Directed by: Francois Girard
Starring: Samuel L. Jackson, Jason Flemyng, Grera Scacchi, Colm Feore, Jean-Luc Bideau
The so-called portmanteau film -- a collection of stories in a single vessel -- is by its very nature a tricky proposition. Even the best of them -- Julien Duvivier's Tales of Manhattan, the multi-director Dead of Night -- rises and falls on the quality of the individual episodes. Duvivier's film, for example, soars in its Edward G. Robinson sequence, and again in its Paul Robeson/Ethel Waters vignette, but plummets somewhere beneath sea level in the story with Ginger Rogers and Henry Fonda.
French-Canadian filmmaker Francois Girard and co-screenwriter Don McKellar mostly circumvent this problem in the 1998 film, The Red Violin. It's not simply that there's no actual clunker of a story in the film's mix (there isn't), it's more that they fashioned not one, but two brilliantly conceived and executed framing stories to tie the whole thing together. And it's a good thing they did, because this may be the most ambitious portmanteau film ever made, as it traces some 300 years in the "life" of the Red Violin.
The film starts off rather simply in this regard, interrupting the basic story of the violin's creation in 1680s Cremona by Nicolo Bussotti (Carlo Cecchi, Stealing Beauty) with its appearance as the star item in a Montreal auction. Then it returns to Cremona and sets up the film's second framing story, as Bussotti's pregnant wife, Anna (Irene Grazioli, Mediterraneo), has her Tarot cards read by a family servant, Cesca (Anita Laurenzi, The Sicilian). Alarmed by the reading -- which we don't witness -- she goes to her husband, who tries to allay her fears of dying in childbirth by showing her the "perfect" violin he has crafted for their unborn son.
And so the story proper starts, following the violin from Cremona to Vienna to Gypsies to England to China and finally to Montreal. The story lines, while having little direct connection to historical events, are obviously grounded in musical and artistic legend.
The character of English violinist Frederick Pope (Jason Flemyng, League of Extraordinary Gentlemen) is clearly a composite of the violin virtuoso Paganini and several other over-the-top Romantic composers of the 19th Century (Franz Liszt comes to mind). Similarly, the fate of the violin, after the beautifully somber Vienna episode, smacks suspiciously of being the work of someone well-versed in the physical history of the poems of Dante Gabriel Rossetti -- which makes a good bridge between the 18th and 19th centuries.
The stories otherwise have the feel of genuine musical legend. All the stories are good, though there's the expected uneven nature of this kind of assemblage, not to mention the occasional hint of being done in a kind of shorthand in order to keep the episodes a tractable length.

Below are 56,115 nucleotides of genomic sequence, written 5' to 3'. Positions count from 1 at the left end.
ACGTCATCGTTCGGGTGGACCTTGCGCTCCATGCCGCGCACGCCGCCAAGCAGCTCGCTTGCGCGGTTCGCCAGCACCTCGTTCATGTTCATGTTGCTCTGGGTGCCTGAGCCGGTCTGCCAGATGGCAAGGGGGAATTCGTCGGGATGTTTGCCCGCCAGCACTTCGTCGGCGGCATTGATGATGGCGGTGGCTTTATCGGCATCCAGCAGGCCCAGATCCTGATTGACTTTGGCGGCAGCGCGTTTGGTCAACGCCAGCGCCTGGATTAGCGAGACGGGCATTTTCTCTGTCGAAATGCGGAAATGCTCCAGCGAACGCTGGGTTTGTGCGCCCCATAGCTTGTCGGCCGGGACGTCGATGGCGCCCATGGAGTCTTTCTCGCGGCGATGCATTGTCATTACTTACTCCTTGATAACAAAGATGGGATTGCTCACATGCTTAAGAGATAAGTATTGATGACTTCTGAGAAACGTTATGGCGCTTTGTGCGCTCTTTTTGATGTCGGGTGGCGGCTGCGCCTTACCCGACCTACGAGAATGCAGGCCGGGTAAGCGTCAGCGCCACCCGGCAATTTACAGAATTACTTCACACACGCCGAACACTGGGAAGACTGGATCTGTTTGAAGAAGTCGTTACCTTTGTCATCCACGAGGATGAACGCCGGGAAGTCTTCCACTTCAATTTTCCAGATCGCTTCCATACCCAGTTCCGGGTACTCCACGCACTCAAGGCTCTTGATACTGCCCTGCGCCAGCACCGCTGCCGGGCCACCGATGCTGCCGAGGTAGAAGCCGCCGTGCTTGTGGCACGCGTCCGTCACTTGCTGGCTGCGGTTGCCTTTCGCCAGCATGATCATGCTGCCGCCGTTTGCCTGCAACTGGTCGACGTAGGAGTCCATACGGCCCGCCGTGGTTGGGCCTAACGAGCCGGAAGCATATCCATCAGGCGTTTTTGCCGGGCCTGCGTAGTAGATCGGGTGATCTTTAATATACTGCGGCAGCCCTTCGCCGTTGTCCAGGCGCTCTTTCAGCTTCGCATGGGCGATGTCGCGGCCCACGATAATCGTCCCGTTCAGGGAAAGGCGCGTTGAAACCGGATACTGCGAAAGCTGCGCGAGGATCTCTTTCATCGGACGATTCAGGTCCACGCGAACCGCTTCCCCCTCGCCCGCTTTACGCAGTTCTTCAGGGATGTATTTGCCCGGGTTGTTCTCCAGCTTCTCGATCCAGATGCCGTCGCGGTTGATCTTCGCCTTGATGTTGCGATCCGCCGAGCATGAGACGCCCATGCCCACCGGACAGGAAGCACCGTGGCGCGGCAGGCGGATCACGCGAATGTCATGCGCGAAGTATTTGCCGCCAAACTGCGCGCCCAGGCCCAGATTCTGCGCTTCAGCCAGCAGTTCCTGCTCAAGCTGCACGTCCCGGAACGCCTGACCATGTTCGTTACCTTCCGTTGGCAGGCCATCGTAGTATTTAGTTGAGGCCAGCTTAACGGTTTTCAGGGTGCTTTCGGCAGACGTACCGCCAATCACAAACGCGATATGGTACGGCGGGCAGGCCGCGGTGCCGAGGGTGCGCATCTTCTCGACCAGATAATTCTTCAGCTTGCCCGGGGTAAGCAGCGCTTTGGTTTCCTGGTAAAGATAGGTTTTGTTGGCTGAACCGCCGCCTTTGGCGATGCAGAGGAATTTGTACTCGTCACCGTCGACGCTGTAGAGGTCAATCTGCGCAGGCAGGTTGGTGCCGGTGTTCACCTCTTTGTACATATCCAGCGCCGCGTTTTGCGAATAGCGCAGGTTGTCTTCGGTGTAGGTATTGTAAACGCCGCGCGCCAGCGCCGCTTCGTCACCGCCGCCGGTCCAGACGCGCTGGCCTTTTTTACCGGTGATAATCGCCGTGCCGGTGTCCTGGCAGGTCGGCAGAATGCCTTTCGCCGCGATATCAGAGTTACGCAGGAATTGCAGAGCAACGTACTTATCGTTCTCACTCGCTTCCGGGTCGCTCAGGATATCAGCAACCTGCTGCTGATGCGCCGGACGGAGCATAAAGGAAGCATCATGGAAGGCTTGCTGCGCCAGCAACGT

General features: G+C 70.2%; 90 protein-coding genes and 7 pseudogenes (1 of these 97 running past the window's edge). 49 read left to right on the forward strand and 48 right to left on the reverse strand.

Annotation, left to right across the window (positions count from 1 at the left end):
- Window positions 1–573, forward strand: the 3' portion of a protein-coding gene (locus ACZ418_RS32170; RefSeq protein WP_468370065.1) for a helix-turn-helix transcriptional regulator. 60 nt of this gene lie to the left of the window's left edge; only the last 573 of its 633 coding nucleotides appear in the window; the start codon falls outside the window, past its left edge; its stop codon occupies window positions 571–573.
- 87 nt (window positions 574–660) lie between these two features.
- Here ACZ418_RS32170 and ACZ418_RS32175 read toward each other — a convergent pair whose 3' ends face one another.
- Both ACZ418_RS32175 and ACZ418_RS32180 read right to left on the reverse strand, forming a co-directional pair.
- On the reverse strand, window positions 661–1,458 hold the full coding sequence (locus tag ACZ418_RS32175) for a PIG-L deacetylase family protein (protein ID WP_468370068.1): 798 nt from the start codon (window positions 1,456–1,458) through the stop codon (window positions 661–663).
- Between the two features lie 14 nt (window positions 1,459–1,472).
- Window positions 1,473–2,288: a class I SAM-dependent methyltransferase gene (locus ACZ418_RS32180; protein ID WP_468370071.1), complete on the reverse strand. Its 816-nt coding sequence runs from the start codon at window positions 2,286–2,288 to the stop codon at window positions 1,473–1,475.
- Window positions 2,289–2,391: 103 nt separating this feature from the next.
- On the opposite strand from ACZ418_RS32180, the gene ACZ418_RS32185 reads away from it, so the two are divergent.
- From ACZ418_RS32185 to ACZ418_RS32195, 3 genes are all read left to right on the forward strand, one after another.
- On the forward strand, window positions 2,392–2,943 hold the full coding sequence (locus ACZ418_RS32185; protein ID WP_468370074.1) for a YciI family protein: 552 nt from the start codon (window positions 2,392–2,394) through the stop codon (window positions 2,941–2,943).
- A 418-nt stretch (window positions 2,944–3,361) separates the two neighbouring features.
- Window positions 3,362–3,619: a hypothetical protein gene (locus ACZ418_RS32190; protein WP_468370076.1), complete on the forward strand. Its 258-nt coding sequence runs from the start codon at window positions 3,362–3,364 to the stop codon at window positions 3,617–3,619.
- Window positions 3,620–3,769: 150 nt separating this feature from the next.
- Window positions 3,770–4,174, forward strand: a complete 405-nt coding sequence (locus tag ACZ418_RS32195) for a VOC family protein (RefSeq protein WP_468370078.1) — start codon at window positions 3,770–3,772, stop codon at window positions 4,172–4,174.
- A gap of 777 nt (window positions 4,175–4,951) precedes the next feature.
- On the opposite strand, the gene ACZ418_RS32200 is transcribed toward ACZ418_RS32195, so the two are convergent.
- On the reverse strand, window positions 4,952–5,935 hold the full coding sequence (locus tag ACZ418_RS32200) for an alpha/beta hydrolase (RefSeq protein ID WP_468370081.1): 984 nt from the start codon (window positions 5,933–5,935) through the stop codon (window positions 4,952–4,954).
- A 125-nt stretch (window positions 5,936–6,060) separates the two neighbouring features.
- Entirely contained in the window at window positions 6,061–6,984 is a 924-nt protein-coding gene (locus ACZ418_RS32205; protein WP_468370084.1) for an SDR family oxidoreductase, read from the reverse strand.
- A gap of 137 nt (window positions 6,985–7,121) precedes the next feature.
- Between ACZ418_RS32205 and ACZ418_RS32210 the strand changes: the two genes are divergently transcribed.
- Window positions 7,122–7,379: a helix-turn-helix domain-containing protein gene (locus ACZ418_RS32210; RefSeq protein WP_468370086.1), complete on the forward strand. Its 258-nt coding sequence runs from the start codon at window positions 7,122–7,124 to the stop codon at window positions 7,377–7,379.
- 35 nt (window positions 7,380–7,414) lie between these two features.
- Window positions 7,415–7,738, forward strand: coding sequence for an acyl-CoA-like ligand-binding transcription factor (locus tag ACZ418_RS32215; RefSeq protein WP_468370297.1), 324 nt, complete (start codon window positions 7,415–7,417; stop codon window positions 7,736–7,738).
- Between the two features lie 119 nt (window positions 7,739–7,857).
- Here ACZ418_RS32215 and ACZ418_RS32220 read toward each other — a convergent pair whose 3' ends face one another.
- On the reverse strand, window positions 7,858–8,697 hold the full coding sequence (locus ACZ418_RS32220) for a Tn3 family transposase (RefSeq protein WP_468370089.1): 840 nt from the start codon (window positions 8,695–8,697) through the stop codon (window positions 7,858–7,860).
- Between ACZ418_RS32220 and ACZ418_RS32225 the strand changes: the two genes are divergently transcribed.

The Pope story, for example, while good enough on its own terms, feels a little rushed. It sometimes seems more a series of clever tableaux than a real story, but that might also be due to the basic overripe nature of the excesses endemic to the Romantic movement that the episode attempts to encapsulate.
What keeps the various balls in mid-air throughout the movie are the framing stories and the growing realization (through one of them) that the violin itself is possessed of a human spirit. The auction story is both effective and amazingly bold in its design. The film returns to it between each episode, but as it does so, it moves the auction story back a notch, so that we see the same action twice -- the second time with new information and characters, which only make sense in light of the individual tales. At first, this is jarring; but then the pattern becomes clear and it turns into something clever. Amazingly enough, the mere cleverness gives way to a genuinely intriguing story of its own that we're anxious to see played out.
Perhaps this sounds more complicated than it actually is. I should note that no aspect of the film is in any way hard to follow. If anything, a little more ambiguity might have been a little better, because as it stands, The Red Violin is almost too mathematically precise to seem as human as it might have been.
Girard largely compensates for this by infusing the film with breathtaking images of great romantic -- and Romantic -- beauty. It's the sort of visual splendor that is all too lacking in many recent films, and this six-year-old film is a stinging reminder of that fact. The entire film is enveloped in an equally glorious musical score (one that effectively depicts the various eras) by noted American composer John Corigliano, who is probably best known to film fans for his score on Altered States, making for a singularly rich experience.
If you've never seen The Red Violin, you should, and if you have, you should consider seeing it again, but don't wait too long as it will only be playing to limited seating through next week.
-- reviewed by Ken Hanke